Our website uses cookies

Cookies enable us to provide the best experience possible and help us understand how visitors use our website. By browsing Infosecurity Magazine, you agree to our use of cookies.

Okay, I understand Learn more

Charlie Brown Should Rejoice: Cyber Monday Enthusiasm Wanes

Despite the marketing push that we have to endure every Thanksgiving weekend surrounding the “biggest shopping weekend of the year,” it turns out that 84% of Cyber Monday shoppers had a bad experience in 2014, which they say will deter them from logging on in 2015.

Score one for the Charlie Brown Christmas camp, i.e., those against crass commercialism.

According to Blue Yonder, 44% surfed the internet for deals on Cyber Monday last year, i.e., the Monday after Thanksgiving. This year, only 37% of respondents will be shopping then.

Nearly half of respondents found that e-commerce websites were too slow or crashed, a third found the experience “too much of a headache,” and a greedy fifth felt the discounts were not enough, with one in 10 preferring the January sales.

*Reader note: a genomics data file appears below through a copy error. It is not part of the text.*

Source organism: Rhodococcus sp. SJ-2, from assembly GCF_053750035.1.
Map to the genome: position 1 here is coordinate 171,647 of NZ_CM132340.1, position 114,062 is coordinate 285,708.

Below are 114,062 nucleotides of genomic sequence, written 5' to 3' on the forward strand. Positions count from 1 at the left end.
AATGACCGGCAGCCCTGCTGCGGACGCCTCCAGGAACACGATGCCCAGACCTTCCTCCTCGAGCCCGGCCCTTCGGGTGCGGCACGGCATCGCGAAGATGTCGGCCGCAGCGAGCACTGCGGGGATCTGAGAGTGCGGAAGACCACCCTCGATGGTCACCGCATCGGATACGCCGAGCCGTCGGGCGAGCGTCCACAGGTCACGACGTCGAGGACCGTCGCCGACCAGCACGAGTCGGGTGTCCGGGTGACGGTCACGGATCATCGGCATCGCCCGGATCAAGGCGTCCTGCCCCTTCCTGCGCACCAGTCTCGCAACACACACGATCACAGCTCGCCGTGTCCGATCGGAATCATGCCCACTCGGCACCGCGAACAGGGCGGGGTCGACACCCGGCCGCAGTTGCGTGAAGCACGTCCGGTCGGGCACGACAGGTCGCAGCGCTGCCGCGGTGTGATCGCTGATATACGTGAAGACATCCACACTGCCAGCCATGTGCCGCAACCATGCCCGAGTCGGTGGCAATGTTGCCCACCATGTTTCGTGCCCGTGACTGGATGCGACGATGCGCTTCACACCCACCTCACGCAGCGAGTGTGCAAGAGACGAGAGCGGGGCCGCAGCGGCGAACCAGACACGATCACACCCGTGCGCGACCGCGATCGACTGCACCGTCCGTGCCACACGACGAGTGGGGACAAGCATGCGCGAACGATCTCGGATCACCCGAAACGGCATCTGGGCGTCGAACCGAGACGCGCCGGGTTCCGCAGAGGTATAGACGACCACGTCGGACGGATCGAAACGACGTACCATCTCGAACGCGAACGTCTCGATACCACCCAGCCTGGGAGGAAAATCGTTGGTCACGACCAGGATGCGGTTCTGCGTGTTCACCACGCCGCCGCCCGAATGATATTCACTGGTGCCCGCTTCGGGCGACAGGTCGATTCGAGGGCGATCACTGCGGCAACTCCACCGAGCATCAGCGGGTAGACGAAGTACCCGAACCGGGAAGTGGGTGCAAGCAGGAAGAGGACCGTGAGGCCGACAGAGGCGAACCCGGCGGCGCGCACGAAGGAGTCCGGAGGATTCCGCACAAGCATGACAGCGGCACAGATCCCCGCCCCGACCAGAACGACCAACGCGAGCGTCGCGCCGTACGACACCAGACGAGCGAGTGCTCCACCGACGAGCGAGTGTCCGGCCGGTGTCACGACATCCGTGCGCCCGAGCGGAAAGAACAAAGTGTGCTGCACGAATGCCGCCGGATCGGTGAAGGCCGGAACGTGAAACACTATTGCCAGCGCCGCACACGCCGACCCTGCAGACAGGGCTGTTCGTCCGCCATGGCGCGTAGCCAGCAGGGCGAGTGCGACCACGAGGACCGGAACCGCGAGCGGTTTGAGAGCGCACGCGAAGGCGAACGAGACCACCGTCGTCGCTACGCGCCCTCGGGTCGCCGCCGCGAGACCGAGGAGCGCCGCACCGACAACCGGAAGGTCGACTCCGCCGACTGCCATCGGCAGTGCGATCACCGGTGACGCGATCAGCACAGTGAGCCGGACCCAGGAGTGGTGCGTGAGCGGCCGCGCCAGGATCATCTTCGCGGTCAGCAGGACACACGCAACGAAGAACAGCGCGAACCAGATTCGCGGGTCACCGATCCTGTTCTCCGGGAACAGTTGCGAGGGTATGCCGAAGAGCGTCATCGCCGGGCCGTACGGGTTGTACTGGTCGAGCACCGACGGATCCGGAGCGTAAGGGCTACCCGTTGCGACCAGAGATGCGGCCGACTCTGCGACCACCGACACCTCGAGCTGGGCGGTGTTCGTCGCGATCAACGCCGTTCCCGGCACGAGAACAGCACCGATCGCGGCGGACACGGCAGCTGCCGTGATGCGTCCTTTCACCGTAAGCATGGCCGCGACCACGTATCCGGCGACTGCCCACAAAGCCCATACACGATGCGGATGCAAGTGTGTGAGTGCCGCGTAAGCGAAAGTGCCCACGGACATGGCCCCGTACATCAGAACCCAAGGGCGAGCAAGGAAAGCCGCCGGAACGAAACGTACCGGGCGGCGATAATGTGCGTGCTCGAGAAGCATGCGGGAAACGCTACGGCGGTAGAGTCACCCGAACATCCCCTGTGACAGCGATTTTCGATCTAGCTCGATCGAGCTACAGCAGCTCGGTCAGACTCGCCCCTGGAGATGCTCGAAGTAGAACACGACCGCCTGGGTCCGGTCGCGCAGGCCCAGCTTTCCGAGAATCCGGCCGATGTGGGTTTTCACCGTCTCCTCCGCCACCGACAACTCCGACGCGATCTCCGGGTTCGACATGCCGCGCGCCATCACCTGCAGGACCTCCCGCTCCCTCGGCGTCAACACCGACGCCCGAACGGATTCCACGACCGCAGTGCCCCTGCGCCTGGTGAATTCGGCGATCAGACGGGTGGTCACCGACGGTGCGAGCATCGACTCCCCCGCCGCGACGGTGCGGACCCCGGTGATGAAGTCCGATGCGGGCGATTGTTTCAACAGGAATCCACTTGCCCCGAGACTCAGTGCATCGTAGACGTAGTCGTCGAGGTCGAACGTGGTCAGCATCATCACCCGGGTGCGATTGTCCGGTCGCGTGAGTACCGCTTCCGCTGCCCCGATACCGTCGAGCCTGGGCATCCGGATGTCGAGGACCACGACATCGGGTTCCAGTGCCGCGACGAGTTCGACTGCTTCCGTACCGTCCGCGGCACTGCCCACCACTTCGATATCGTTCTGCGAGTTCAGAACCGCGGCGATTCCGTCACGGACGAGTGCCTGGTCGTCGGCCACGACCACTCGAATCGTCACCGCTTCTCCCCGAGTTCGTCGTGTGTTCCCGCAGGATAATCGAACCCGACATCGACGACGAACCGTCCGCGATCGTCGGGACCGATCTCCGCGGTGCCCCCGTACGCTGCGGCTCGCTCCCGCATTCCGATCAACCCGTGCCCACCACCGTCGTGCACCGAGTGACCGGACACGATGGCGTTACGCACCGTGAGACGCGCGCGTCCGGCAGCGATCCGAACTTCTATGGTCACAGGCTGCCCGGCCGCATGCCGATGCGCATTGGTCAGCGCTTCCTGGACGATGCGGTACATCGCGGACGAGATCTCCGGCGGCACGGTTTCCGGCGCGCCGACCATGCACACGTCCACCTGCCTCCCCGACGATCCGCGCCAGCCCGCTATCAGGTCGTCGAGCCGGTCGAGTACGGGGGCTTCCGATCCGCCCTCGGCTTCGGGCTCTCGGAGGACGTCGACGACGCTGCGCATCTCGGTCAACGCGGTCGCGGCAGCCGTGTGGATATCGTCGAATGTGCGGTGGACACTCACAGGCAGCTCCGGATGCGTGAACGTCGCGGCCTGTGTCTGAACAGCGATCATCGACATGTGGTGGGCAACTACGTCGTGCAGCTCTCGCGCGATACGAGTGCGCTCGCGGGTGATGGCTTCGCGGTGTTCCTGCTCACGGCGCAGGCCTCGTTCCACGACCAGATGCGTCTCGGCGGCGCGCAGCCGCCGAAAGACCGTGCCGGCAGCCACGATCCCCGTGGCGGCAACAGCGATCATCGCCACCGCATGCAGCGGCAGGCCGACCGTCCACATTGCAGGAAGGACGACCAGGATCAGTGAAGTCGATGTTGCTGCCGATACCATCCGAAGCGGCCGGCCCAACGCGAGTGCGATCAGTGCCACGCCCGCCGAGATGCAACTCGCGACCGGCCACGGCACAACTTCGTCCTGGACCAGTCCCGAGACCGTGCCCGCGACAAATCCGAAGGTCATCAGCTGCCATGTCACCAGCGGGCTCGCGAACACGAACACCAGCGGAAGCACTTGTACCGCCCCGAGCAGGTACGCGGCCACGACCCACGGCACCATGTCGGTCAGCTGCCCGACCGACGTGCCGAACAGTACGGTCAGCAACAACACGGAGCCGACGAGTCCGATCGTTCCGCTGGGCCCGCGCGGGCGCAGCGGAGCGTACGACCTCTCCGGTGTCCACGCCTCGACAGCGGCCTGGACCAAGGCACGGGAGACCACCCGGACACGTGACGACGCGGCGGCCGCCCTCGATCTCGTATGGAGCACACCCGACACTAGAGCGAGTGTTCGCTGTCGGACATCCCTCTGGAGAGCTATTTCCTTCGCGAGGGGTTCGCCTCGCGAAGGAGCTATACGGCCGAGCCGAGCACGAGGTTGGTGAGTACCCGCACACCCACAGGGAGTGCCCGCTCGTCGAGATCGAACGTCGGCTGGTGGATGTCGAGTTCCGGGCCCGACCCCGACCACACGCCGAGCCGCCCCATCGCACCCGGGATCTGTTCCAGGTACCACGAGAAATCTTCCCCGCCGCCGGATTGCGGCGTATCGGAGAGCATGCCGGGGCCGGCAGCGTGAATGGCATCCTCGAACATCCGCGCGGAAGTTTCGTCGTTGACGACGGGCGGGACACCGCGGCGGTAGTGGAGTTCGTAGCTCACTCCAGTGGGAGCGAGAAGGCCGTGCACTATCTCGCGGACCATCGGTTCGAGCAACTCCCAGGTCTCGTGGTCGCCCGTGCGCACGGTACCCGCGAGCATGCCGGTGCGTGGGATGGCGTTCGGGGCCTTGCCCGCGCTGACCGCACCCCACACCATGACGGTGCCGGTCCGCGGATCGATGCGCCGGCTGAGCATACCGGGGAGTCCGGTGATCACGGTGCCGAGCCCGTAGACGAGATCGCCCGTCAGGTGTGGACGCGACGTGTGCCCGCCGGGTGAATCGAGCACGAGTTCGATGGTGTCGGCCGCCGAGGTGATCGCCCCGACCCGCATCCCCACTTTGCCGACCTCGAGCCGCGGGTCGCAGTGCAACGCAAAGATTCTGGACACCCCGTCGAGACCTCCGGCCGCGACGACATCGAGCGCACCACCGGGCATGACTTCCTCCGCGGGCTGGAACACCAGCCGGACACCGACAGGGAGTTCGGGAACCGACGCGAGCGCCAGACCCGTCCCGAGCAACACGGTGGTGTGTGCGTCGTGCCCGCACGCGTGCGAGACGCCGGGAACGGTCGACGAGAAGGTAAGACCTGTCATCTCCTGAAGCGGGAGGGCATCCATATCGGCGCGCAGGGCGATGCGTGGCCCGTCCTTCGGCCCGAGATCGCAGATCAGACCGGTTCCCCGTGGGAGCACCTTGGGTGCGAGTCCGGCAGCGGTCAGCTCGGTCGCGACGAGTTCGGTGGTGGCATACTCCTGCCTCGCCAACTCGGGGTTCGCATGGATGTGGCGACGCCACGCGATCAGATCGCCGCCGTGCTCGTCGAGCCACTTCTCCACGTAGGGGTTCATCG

But, most importantly, the findings also show that two in five (42%) people have been discouraged from shopping online on Cyber Monday because of the recent cyber-scares from big brands. This is likely to have the biggest impact on Cyber Monday revenue, with as much as 40% avoiding the day due to security concerns.

Predictably, those crazy Millennials—the most sought-after demographic for marketers—are the most tuned into the dangers: A full 55% said they will think twice about shopping on Cyber Monday due to the security worries, versus 35% of the over-55s.

In the UK, Cyber Monday is a thing despite the fact that there is no Thanksgiving weekend to shamelessly hang holiday-themed sales around. But hey, what better way to celebrate Christmas, or Hanukkah, or Kwanzaa, or Satan’s Rule on Earth, or whatever, than going out and spending lots and lots and lots of money with American big-box stores and retailers that typically make their employees work on holidays and offer little to no paid maternity leave? Go globalism!

I will just go on record as opining that Charlie Brown would most certainly disapprove.

Blue Yonder found that here, Londoners are the most concerned, with nearly 60% of them dissuaded from shopping on Cyber Monday. That’s versus 35% in Scotland and the Northwest.

But, all of that said, it’s not like Cyber Monday won’t still be big, big business. Consumers are estimated to spend £4.9bn on internet shopping over the entire five-week festive period, while Cyber Monday is billed to pull in £943m in online sales alone.

Photo © Guo ZhongHua

What’s Hot on Infosecurity Magazine?